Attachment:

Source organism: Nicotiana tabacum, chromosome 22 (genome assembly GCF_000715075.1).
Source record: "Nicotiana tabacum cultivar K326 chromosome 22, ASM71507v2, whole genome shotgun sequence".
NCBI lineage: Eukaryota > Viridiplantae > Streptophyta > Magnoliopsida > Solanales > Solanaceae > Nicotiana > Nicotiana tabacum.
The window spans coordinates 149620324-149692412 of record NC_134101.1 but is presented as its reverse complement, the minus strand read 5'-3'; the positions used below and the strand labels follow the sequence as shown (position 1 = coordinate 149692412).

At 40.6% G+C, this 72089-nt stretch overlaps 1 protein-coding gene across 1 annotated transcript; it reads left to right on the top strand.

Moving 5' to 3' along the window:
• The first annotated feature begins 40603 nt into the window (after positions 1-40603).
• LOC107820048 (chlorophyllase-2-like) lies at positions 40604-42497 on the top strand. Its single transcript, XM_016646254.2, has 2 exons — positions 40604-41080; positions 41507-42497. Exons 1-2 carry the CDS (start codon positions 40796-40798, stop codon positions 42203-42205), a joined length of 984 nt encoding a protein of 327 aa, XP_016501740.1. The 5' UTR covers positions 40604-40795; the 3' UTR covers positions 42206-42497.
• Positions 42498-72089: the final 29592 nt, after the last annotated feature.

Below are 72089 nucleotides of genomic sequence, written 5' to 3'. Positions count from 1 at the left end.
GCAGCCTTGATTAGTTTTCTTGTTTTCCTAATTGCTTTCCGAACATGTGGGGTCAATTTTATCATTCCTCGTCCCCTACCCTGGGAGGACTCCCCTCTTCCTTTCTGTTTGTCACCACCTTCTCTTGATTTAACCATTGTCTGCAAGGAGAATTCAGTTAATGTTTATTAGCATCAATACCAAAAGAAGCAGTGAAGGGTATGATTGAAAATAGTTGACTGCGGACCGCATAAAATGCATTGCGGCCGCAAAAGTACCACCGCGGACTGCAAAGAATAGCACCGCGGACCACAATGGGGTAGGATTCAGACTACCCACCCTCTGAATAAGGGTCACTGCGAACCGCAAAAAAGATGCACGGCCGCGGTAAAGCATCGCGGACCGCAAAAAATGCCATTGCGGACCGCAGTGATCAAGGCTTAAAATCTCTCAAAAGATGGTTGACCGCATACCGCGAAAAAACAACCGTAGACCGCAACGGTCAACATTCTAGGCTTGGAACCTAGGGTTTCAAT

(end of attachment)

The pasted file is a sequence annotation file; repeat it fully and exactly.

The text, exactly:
Source organism: Nicotiana tabacum, chromosome 22 (genome assembly GCF_000715075.1).
Source record: "Nicotiana tabacum cultivar K326 chromosome 22, ASM71507v2, whole genome shotgun sequence".
NCBI lineage: Eukaryota > Viridiplantae > Streptophyta > Magnoliopsida > Solanales > Solanaceae > Nicotiana > Nicotiana tabacum.
The window spans coordinates 149620324-149692412 of record NC_134101.1 but is presented as its reverse complement, the minus strand read 5'-3'; the positions used below and the strand labels follow the sequence as shown (position 1 = coordinate 149692412).

At 40.6% G+C, this 72089-nt stretch overlaps 1 protein-coding gene across 1 annotated transcript; it reads left to right on the top strand.

Moving 5' to 3' along the window:
• The first annotated feature begins 40603 nt into the window (after positions 1-40603).
• LOC107820048 (chlorophyllase-2-like) lies at positions 40604-42497 on the top strand. Its single transcript, XM_016646254.2, has 2 exons — positions 40604-41080; positions 41507-42497. Exons 1-2 carry the CDS (start codon positions 40796-40798, stop codon positions 42203-42205), a joined length of 984 nt encoding a protein of 327 aa, XP_016501740.1. The 5' UTR covers positions 40604-40795; the 3' UTR covers positions 42206-42497.
• Positions 42498-72089: the final 29592 nt, after the last annotated feature.

Below are 72089 nucleotides of genomic sequence, written 5' to 3'. Positions count from 1 at the left end.
GCAGCCTTGATTAGTTTTCTTGTTTTCCTAATTGCTTTCCGAACATGTGGGGTCAATTTTATCATTCCTCGTCCCCTACCCTGGGAGGACTCCCCTCTTCCTTTCTGTTTGTCACCACCTTCTCTTGATTTAACCATTGTCTGCAAGGAGAATTCAGTTAATGTTTATTAGCATCAATACCAAAAGAAGCAGTGAAGGGTATGATTGAAAATAGTTGACTGCGGACCGCATAAAATGCATTGCGGCCGCAAAAGTACCACCGCGGACTGCAAAGAATAGCACCGCGGACCACAATGGGGTAGGATTCAGACTACCCACCCTCTGAATAAGGGTCACTGCGAACCGCAAAAAAGATGCACGGCCGCGGTAAAGCATCGCGGACCGCAAAAAATGCCATTGCGGACCGCAGTGATCAAGGCTTAAAATCTCTCAAAAGATGGTTGACCGCATACCGCGAAAAAACAACCGTAGACCGCAACGGTCAACATTCTAGGCTTGGAACCTAGGGTTTCAAT